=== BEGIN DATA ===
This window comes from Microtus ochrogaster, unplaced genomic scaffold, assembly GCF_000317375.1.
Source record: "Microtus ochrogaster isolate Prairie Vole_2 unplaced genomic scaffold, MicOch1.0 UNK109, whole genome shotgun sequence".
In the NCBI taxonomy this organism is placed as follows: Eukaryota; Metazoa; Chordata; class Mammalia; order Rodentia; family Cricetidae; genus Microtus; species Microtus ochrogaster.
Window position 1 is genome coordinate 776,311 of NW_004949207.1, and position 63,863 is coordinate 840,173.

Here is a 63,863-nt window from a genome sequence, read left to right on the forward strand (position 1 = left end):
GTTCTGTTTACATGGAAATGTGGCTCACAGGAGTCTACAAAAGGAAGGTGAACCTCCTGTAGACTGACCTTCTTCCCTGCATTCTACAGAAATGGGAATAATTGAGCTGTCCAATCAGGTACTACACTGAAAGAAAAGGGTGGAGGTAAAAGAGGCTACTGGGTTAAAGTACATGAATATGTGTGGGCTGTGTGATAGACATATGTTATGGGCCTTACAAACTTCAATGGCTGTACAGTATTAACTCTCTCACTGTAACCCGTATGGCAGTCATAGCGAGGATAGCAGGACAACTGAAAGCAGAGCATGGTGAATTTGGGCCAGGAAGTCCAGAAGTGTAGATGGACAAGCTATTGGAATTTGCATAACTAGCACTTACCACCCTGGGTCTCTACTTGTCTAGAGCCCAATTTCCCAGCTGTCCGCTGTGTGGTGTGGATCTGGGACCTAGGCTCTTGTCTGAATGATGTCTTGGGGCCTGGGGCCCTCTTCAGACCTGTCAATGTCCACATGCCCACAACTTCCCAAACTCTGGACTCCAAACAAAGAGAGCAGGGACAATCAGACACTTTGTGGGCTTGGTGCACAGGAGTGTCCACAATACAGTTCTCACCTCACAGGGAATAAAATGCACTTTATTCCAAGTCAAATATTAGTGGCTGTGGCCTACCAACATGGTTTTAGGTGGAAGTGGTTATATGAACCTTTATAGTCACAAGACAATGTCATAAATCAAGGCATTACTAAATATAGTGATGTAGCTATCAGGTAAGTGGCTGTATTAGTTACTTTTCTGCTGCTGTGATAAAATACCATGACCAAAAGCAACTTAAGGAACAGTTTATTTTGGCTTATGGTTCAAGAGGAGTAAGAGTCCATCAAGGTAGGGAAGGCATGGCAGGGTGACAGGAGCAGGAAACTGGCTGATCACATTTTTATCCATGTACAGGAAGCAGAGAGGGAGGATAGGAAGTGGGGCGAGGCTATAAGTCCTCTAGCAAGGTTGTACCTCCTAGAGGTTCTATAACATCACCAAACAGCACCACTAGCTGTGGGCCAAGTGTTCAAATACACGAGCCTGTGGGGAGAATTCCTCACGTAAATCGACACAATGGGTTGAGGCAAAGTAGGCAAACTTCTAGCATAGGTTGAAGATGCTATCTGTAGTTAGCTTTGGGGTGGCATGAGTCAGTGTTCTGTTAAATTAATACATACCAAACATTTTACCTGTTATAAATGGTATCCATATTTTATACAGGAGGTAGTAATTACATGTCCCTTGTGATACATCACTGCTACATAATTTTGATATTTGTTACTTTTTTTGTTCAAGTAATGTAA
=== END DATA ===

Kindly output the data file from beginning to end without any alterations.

This window comes from Microtus ochrogaster, unplaced genomic scaffold, assembly GCF_000317375.1.
Source record: "Microtus ochrogaster isolate Prairie Vole_2 unplaced genomic scaffold, MicOch1.0 UNK109, whole genome shotgun sequence".
In the NCBI taxonomy this organism is placed as follows: Eukaryota; Metazoa; Chordata; class Mammalia; order Rodentia; family Cricetidae; genus Microtus; species Microtus ochrogaster.
Window position 1 is genome coordinate 776,311 of NW_004949207.1, and position 63,863 is coordinate 840,173.

Here is a 63,863-nt window from a genome sequence, read left to right on the forward strand (position 1 = left end):
GTTCTGTTTACATGGAAATGTGGCTCACAGGAGTCTACAAAAGGAAGGTGAACCTCCTGTAGACTGACCTTCTTCCCTGCATTCTACAGAAATGGGAATAATTGAGCTGTCCAATCAGGTACTACACTGAAAGAAAAGGGTGGAGGTAAAAGAGGCTACTGGGTTAAAGTACATGAATATGTGTGGGCTGTGTGATAGACATATGTTATGGGCCTTACAAACTTCAATGGCTGTACAGTATTAACTCTCTCACTGTAACCCGTATGGCAGTCATAGCGAGGATAGCAGGACAACTGAAAGCAGAGCATGGTGAATTTGGGCCAGGAAGTCCAGAAGTGTAGATGGACAAGCTATTGGAATTTGCATAACTAGCACTTACCACCCTGGGTCTCTACTTGTCTAGAGCCCAATTTCCCAGCTGTCCGCTGTGTGGTGTGGATCTGGGACCTAGGCTCTTGTCTGAATGATGTCTTGGGGCCTGGGGCCCTCTTCAGACCTGTCAATGTCCACATGCCCACAACTTCCCAAACTCTGGACTCCAAACAAAGAGAGCAGGGACAATCAGACACTTTGTGGGCTTGGTGCACAGGAGTGTCCACAATACAGTTCTCACCTCACAGGGAATAAAATGCACTTTATTCCAAGTCAAATATTAGTGGCTGTGGCCTACCAACATGGTTTTAGGTGGAAGTGGTTATATGAACCTTTATAGTCACAAGACAATGTCATAAATCAAGGCATTACTAAATATAGTGATGTAGCTATCAGGTAAGTGGCTGTATTAGTTACTTTTCTGCTGCTGTGATAAAATACCATGACCAAAAGCAACTTAAGGAACAGTTTATTTTGGCTTATGGTTCAAGAGGAGTAAGAGTCCATCAAGGTAGGGAAGGCATGGCAGGGTGACAGGAGCAGGAAACTGGCTGATCACATTTTTATCCATGTACAGGAAGCAGAGAGGGAGGATAGGAAGTGGGGCGAGGCTATAAGTCCTCTAGCAAGGTTGTACCTCCTAGAGGTTCTATAACATCACCAAACAGCACCACTAGCTGTGGGCCAAGTGTTCAAATACACGAGCCTGTGGGGAGAATTCCTCACGTAAATCGACACAATGGGTTGAGGCAAAGTAGGCAAACTTCTAGCATAGGTTGAAGATGCTATCTGTAGTTAGCTTTGGGGTGGCATGAGTCAGTGTTCTGTTAAATTAATACATACCAAACATTTTACCTGTTATAAATGGTATCCATATTTTATACAGGAGGTAGTAATTACATGTCCCTTGTGATACATCACTGCTACATAATTTTGATATTTGTTACTTTTTTTGTTCAAGTAATGTAA